Michael Cohen filed papers in federal court in Los Angeles on Wednesday saying he will assert his Fifth Amendment rights.
Cohen's home, office, hotel room and safety-deposit box were searched by the FBI on April 9 as part of a long-running criminal investigation.
Facing a court hearing on the criminal investigation of embattled attorney Michael Cohen, a federal judge received a flurry of letters boasting of Presidential Donald Trump's legal resources for handling attorney-client privilege matters.
The McDermott firm represents Cohen, who declared on Wednesday that he will assert his Fifth Amendment rights in separate proceedings in a California lawsuit filed by adult-film actress Stormy Daniels.
Ahead of Wednesday's declaration, lawyers for Trump and Cohen argued in court filings that there is "substantial overlap" between Daniels' lawsuit and the criminal investigation. The judge in that case said last week that he needed to hear from Cohen directly before deciding on that request.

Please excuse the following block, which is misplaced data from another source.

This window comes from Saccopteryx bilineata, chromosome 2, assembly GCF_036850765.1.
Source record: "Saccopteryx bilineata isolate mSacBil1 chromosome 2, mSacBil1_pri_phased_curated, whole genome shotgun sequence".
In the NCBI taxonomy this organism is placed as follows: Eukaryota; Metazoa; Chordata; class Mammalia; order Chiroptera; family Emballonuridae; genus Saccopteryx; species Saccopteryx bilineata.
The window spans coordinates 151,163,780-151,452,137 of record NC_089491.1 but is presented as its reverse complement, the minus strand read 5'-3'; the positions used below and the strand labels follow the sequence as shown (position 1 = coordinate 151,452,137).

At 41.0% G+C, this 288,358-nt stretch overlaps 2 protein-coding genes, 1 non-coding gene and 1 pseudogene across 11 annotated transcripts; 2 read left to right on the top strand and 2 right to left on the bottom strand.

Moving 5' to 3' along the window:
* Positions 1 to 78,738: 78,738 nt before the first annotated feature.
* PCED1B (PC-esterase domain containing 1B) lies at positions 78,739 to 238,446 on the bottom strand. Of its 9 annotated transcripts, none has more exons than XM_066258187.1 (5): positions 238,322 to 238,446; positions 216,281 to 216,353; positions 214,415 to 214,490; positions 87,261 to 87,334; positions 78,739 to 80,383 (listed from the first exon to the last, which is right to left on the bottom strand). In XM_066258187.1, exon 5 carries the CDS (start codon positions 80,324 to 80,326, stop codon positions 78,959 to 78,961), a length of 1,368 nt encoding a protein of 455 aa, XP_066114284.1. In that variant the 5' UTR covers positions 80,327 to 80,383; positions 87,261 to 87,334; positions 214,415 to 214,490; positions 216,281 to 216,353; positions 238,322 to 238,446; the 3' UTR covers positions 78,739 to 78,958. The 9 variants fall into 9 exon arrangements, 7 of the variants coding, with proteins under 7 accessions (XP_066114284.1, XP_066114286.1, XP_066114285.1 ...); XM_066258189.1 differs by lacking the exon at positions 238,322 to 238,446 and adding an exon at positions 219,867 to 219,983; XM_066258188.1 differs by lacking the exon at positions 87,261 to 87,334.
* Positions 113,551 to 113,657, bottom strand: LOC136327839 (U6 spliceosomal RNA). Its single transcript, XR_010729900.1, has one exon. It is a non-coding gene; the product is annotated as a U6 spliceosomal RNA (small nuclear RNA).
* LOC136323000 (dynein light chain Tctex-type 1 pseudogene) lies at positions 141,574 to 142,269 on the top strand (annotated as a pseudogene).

Michael Cohen plans to keep quiet for once. Ultimately, it's the judge's decision and she might make a ruling as soon as Thursday afternoon.
In her lawsuit, Daniels, whose real name is Stephanie Clifford, claimed that the $130,000 hush agreement is invalid because Trump - under the alias "David Dennison" - never signed the contract.
In New York, meanwhile, lawyers for Cohen and Trump continue to fight for the ability to review material seized in he raids before prosecutors have access to it.
Cohen "has fallen into every trap that Avenatti has set for him", Turley said, adding that Trump "should've severed ties with Cohen".
Cohen's lawyers and attorneys for Trump wanted to be the ones to get firstcrack at determining which files should be kept hidden from prosecutors.
The government wants to designate a secondary team of prosecutors to review the materials and determine what items are off-limits for the prosecutors investigating Cohen.
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